IMF says China's economy reached 'soft landing'
China has achieved a "soft landing" in its economic slowdown, the IMF says while cautioning that more sweeping reforms are needed to ensure healthy growth in the longer term.
In a report Wednesday on its website, the IMF praised China's leaders for adjusting policies to help counter the malaise plaguing the global economy that has also slowed robust growth in China and other emerging nations. "China's economy seems to be undergoing a soft landing, though global headwinds are increasing," said the report, issued after IMF consultations with Beijing.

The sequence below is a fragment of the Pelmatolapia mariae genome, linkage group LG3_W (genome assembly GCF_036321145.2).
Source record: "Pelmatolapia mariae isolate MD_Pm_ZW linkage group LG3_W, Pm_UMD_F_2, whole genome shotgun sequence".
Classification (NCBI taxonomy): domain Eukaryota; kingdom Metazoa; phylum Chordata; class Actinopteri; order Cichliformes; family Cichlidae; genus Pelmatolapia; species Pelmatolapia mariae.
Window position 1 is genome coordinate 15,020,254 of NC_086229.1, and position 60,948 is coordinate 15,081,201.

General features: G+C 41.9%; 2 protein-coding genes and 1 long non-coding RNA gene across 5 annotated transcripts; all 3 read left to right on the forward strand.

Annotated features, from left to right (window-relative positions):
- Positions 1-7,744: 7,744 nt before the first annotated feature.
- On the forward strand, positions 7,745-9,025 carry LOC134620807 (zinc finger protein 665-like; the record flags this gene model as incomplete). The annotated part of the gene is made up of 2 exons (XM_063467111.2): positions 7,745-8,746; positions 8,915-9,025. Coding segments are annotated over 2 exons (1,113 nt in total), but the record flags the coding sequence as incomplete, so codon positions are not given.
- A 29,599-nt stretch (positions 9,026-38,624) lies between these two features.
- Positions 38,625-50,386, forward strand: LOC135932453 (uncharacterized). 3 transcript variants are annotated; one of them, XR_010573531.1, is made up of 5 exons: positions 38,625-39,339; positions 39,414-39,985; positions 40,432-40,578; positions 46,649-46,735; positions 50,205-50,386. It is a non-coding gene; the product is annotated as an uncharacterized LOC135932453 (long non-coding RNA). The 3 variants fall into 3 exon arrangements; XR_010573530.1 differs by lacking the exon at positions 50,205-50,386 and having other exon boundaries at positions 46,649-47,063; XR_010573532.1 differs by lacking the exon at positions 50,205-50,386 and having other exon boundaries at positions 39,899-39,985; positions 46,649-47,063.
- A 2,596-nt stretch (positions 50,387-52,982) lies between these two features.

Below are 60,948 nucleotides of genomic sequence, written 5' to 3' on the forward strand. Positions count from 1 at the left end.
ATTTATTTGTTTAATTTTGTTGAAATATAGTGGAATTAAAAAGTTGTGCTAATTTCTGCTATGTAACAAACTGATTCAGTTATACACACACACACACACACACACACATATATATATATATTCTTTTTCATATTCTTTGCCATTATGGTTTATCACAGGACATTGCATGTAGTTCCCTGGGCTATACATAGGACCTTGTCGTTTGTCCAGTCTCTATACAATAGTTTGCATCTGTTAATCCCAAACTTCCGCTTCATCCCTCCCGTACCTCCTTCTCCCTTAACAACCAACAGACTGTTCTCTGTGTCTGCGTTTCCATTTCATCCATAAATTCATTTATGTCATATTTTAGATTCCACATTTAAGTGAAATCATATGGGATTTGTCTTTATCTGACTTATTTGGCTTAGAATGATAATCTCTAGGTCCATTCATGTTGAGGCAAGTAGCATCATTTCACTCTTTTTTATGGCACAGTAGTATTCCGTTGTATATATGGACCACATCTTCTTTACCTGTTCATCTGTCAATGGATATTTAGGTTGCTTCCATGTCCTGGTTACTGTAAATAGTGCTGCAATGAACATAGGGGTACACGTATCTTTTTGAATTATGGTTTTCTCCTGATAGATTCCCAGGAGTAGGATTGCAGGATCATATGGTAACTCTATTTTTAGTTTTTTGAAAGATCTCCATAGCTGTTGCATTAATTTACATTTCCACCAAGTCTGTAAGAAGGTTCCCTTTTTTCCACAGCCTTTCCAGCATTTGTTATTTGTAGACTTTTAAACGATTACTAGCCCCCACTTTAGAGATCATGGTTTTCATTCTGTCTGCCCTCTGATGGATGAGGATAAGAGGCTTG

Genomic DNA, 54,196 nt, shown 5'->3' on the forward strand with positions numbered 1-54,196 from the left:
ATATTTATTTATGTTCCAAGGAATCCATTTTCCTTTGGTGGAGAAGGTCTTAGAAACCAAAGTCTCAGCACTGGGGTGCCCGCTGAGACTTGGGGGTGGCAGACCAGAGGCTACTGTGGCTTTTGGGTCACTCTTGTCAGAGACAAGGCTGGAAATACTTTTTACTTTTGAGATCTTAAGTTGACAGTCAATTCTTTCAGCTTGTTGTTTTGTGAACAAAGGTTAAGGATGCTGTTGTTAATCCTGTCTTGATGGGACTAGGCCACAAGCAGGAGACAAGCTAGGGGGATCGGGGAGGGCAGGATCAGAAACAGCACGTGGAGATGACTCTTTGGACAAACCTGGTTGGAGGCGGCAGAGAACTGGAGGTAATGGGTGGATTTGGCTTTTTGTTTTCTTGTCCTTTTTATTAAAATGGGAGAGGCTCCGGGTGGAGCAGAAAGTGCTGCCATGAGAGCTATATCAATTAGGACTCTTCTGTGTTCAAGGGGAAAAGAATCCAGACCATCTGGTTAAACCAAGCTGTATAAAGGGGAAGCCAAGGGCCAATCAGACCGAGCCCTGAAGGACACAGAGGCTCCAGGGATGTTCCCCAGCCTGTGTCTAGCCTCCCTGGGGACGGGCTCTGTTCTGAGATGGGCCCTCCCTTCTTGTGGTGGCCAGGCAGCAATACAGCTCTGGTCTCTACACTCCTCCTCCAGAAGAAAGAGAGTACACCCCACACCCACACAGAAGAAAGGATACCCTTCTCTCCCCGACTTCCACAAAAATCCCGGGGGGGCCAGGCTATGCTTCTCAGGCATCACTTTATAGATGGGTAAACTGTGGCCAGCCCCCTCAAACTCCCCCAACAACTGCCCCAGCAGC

It notes that China has reduced some imbalances in the world's second-biggest economy, such as its once huge trade surplus, and brought inflation under control. But it pointed to risks from excessive bank lending and urged more effective regulation to ensure financial stability. "Overall we are very confident that China is experiencing what we would call a soft landing," Markus Rodlauer, deputy director of the IMF's Asia & Pacific Department, said in a video interview. "This means growth of about 8 percent. This is less than it was in the past but still it compares very favorably to what is happening around us," he said. China's second-quarter growth fell to a three-year low of 7.6 percent as exports, consumer spending and factory output weakened. Analysts say a rebound might begin in the second half but could take longer to take root and be weaker than previously expected.